Tuesday, May 28, 2013

A Deliberately Forgotten Woman

I am researching Maj. Squire Turner (1793-1871) for the 1849 campaign my great, great grandfather's half-brother ran, as he sought to represent Madison County in a Kentucky State Constitutional Convention. Any nugget of information seems particularly valuable, for Turner is not well represented in today's historical record. It is not as if my 3x, great-grandfather's son didn't leave a paper trail: having organized the direct election of all state officials, and reigned in the legislature's authority to go into debt; Turner became the guiding light behind a massive effort to subsequently codify all of Kentucky's laws into a single document. Through his legislation and law practice, Squire Turner created mountains of paperwork. Eastern Kentucky University has lost track of a collection of Turner's papers. Centre College, in Danville, Kentucky, has no record of his acceptance speech, nor any institutional knowledge as to why they venerated Turner with an honorary law degree. Barely an obituary survives into the digital age.

Squire Turner was adamantly pro-slavery. Hewing to the nation's founding compact, Turner was a property-rights man. Though the actual wording should be attributed to someone else, Turner would no doubt agree with a report made after the 1850 Constitution massaged Kentucky's legal relationship with slavery: Turner is often credited with 'enshrining the rights to property (slaves) as higher than divine law.'

I recently found this link to a Kentucky Gazette report of a Turner voting in the Kentucky House in 1819. It was not 'my' Squire Turner, but his uncle (and mine) Cornelius Turner (1770-1835), from Warren County, Kentucky, who served from 1816-1820 before being elected to the Kentucky Senate. The Gazette reported that - after the state senate deadlocked - Cornelius Turner voted in the Kentucky House to send Col. Richard Mentor Johnson (c1780-1850) to the U.S. Senate.

Ever heard of Richard Mentor Johnson?

He was already nationally renowned in 1819, having been credited with killing Shawnee Chief Tecumseh (1768-1813) at the Battle of the Thames, during the War of 1812. His 1819 appointment to the U.S. Senate was a stepping stone: in 1837 the Senate elected Johnson to be the ninth Vice-President of the United States. Johnson played a nominal part in Martin Van Buren's first administration.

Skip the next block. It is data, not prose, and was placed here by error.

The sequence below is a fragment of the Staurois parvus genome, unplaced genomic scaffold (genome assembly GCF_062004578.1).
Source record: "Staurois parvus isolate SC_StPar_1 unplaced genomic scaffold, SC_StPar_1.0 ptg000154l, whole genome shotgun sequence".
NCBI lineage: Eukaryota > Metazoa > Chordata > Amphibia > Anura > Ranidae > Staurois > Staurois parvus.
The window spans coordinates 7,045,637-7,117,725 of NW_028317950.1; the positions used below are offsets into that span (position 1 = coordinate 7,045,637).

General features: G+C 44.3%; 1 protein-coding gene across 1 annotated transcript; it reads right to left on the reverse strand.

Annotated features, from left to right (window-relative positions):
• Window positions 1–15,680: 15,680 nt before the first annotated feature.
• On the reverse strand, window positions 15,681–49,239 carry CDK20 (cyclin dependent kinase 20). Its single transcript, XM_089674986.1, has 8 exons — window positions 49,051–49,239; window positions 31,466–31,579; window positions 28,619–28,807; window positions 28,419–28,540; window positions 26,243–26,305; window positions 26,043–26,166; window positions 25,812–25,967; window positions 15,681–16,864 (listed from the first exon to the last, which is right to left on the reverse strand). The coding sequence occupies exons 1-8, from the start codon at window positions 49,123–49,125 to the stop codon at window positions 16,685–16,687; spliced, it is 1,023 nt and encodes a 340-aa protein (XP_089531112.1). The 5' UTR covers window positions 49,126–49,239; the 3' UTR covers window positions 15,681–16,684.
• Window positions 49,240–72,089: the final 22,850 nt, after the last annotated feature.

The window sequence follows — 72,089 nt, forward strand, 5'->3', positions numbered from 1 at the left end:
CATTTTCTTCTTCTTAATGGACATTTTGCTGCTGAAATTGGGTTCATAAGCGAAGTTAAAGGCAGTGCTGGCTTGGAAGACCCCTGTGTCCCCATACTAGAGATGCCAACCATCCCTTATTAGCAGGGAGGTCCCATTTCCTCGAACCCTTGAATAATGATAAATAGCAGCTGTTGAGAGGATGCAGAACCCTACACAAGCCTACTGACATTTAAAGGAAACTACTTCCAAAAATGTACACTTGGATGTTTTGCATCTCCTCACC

It seems Johnson, like Squire Turner, has not fared well in remaining current in historical chronicles. Both were popular men later judged ignominious. Both held views on race that were considered disturbing. Both were slaveholders ... yet Johnson held his slaves perhaps more closely.

By the time of his appointment to the U.S. Senate, Johnson had fathered two daughters by Julia Chinn (1780-1833). Sometime after his father died (1815) Johnson had inherited Chinn from his father's estate.

From Wikipedia:
"As his prominence grew, [Johnson's] interracial relationship with Julia Chinn, an octoroon slave, was more widely criticized. It worked against his political ambitions. Unlike other upper class leaders who had African American mistresses but never mentioned them, Johnson openly treated Chinn as his common law wife. He acknowledged their two daughters as his children, giving them his surname, much to the consternation of some of his constituents."
Johnson gave his daughters more than just his surname. He gave them land. His 1834 biography (propaganda including lyrics to a drinking song designed to popularize the 'gallant patriot's' bid for the Vice-Presidency) makes no mention of Julia, or daughters Imogene Malvina and Adaline Chinn Johnson. A wedding announcement in the Lexington Observer and Kentucky Reporter (based in Fayette County) addressed the sensitive issue after Adaline married Thomas W. Scott in 1832:
"This is the second time that the moral feelings ... of the people of Scott County have been shocked and outraged by the marriage of a mulatto daughter of Col. Johnson to a white man, if a man, who will so far degrade himself; who will make himself an object of scorn and detestation to every person that has the least regard for decency, for a little property; can be considered a white man."
"How long will the people of Scott County - of Kentucky - permit such palpable violations of the laws of their state to be committed with impunity? How long will the moral and religious part of the community suffer such an indecent and shocking example to be set for their sons and the rising generation, before they put their veto upon them? Before they consign to private life at least, if not to infamy, those who encourage such violations of the laws both of God and of man? The laws of Kentucky forbid, under heavy penalties, a white man's marrying a negro or mulatto, or living with one in the character of man and wife."